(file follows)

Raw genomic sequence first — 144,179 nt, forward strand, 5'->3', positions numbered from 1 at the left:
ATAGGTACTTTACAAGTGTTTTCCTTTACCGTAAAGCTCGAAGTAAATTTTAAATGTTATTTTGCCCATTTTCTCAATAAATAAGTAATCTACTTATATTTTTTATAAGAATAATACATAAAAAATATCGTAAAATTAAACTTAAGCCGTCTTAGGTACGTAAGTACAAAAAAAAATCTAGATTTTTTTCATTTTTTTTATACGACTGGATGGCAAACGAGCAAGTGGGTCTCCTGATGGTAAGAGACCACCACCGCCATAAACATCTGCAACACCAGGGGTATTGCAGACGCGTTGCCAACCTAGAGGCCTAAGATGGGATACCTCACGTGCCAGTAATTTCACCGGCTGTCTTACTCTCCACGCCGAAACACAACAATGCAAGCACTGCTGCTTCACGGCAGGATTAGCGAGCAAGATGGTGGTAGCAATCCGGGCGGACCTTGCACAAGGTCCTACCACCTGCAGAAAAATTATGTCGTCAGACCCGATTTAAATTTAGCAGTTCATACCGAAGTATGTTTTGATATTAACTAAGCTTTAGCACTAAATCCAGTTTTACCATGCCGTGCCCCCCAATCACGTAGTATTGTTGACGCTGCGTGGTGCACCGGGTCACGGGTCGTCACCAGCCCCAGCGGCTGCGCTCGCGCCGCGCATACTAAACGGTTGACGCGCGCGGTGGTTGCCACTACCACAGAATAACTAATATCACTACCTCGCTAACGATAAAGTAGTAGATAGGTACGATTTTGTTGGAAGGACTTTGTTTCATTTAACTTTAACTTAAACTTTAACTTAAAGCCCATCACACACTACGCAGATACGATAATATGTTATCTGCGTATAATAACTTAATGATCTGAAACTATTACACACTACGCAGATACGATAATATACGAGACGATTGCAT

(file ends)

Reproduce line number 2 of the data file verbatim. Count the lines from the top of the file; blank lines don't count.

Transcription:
ATAGGTACTTTACAAGTGTTTTCCTTTACCGTAAAGCTCGAAGTAAATTTTAAATGTTATTTTGCCCATTTTCTCAATAAATAAGTAATCTACTTATATTTTTTATAAGAATAATACATAAAAAATATCGTAAAATTAAACTTAAGCCGTCTTAGGTACGTAAGTACAAAAAAAAATCTAGATTTTTTTCATTTTTTTTATACGACTGGATGGCAAACGAGCAAGTGGGTCTCCTGATGGTAAGAGACCACCACCGCCATAAACATCTGCAACACCAGGGGTATTGCAGACGCGTTGCCAACCTAGAGGCCTAAGATGGGATACCTCACGTGCCAGTAATTTCACCGGCTGTCTTACTCTCCACGCCGAAACACAACAATGCAAGCACTGCTGCTTCACGGCAGGATTAGCGAGCAAGATGGTGGTAGCAATCCGGGCGGACCTTGCACAAGGTCCTACCACCTGCAGAAAAATTATGTCGTCAGACCCGATTTAAATTTAGCAGTTCATACCGAAGTATGTTTTGATATTAACTAAGCTTTAGCACTAAATCCAGTTTTACCATGCCGTGCCCCCCAATCACGTAGTATTGTTGACGCTGCGTGGTGCACCGGGTCACGGGTCGTCACCAGCCCCAGCGGCTGCGCTCGCGCCGCGCATACTAAACGGTTGACGCGCGCGGTGGTTGCCACTACCACAGAATAACTAATATCACTACCTCGCTAACGATAAAGTAGTAGATAGGTACGATTTTGTTGGAAGGACTTTGTTTCATTTAACTTTAACTTAAACTTTAACTTAAAGCCCATCACACACTACGCAGATACGATAATATGTTATCTGCGTATAATAACTTAATGATCTGAAACTATTACACACTACGCAGATACGATAATATACGAGACGATTGCAT